Ferrari’s Sebastian Vettel got off to a strong start at the 2016 Australian Grand Prix, jumping both Mercedes-Benz’s Lewis Hamilton and Nico Rosberg and taking the lead before Turn 1. Kimi Raikonnen was also able to get a good start and capitalized on a mistake from both Mercedes drives in Turn 1 to take second, so what’s the secret to their performance when the lights go out?
According to Motorsport, the secret could lie with Ferrari’s new steering wheel. The team changed its clutch paddle configuration for this year, using just one ‘rocker’ clutch paddle instead of double paddles like every other team on the grid. The reasons for the change are unclear, but it’s reasonable to assume they would not make such a dramatic design revision if it didn’t offer a performance advantage.
One assumption is the single clutch paddle gives the driver a better feel for the clutch bite point. Ferrari is also known for having good race start engine mapping, so factor in these two technological advantages and you’re left with two Ferraris pulling away at the race start despite starting from the second row of the grid.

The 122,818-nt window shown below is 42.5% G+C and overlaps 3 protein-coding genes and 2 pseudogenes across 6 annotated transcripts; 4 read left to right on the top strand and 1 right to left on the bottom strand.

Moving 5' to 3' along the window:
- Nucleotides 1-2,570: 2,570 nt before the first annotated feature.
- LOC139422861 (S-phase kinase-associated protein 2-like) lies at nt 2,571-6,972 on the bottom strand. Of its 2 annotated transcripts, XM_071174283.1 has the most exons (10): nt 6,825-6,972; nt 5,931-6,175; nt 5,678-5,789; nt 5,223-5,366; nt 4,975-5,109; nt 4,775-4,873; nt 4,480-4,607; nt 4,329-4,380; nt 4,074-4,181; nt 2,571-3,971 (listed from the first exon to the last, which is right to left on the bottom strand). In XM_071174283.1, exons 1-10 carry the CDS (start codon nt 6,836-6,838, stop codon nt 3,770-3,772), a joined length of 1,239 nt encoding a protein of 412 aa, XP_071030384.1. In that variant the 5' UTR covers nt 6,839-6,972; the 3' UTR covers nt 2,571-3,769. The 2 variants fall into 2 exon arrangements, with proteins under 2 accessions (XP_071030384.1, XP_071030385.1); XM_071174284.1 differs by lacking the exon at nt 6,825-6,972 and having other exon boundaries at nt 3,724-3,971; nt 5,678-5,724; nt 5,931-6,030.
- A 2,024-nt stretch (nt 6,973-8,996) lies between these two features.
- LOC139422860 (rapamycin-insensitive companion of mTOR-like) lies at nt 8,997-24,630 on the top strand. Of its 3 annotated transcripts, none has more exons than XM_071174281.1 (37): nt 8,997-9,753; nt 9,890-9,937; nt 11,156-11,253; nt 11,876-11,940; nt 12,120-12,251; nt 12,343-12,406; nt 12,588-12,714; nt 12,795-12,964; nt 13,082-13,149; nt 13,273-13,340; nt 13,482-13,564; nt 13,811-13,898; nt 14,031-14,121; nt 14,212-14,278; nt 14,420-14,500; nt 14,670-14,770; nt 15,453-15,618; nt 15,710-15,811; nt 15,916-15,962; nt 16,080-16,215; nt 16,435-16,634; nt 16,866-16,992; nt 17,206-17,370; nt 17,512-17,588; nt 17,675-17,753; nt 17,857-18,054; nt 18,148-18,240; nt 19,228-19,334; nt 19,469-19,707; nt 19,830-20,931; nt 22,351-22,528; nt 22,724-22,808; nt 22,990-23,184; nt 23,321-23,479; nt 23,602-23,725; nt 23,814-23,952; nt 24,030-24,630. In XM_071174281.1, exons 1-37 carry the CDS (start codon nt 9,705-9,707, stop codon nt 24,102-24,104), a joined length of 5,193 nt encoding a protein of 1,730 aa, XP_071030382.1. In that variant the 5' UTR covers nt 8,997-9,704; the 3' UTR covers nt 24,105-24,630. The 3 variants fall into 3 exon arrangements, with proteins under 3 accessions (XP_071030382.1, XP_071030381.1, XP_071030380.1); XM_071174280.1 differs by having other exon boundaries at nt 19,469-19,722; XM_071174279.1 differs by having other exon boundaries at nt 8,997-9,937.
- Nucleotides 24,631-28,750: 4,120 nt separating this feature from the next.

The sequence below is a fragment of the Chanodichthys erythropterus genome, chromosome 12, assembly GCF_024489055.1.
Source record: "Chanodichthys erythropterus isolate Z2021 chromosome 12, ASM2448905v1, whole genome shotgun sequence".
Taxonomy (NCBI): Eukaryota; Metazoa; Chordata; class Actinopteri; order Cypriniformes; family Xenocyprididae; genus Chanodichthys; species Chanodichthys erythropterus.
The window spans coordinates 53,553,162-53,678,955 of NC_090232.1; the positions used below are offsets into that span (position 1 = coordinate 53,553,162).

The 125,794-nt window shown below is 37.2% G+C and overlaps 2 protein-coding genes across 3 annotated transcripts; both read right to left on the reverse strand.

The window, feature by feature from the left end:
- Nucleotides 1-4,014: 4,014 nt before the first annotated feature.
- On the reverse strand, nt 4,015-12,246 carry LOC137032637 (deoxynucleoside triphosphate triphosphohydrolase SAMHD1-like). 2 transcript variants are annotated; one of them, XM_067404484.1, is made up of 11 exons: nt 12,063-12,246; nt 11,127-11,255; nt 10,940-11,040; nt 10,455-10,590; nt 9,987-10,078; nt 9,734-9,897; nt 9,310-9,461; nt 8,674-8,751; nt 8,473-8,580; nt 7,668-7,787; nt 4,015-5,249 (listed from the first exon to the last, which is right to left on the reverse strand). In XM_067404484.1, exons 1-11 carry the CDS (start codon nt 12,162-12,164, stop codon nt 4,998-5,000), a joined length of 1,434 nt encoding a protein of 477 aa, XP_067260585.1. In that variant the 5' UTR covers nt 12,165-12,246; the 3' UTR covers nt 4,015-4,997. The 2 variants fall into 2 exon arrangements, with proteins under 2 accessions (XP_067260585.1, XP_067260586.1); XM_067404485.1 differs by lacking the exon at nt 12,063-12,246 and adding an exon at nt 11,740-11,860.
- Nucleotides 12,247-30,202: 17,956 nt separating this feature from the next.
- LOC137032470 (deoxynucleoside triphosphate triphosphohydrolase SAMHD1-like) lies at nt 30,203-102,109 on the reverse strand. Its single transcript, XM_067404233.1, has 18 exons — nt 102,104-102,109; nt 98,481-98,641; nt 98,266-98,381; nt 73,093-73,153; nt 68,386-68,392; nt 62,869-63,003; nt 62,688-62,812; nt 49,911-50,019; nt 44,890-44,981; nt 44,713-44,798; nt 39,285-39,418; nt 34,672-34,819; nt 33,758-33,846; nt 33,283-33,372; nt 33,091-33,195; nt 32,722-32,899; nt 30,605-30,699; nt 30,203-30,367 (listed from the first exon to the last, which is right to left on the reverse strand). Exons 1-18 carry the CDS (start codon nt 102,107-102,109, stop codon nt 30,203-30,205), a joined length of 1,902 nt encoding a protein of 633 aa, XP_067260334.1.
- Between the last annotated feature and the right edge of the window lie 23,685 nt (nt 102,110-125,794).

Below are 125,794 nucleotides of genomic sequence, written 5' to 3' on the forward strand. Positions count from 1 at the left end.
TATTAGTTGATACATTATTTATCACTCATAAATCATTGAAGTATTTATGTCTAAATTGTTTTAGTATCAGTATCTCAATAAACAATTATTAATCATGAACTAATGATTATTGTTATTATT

Mercedes will likely be studying why Ferrari was able to jump them on the start and will be working to ensure it doesn’t happen at next month’s Bahrain Grand Prix. Mercedes’ executive director Paddy Lowe said their poor start in Australian cannot be narrowed down to one factor, but was instead the result of a number of different elements.
“There’s not some single disaster that went on that we need to go analyse,” Lowe told Motorsport.
“I think it was probably a number of things combining to create some fairly poor starts. You have to say the objective of the regulation change, or reinterpretation in fact, is to make the starts more variable.”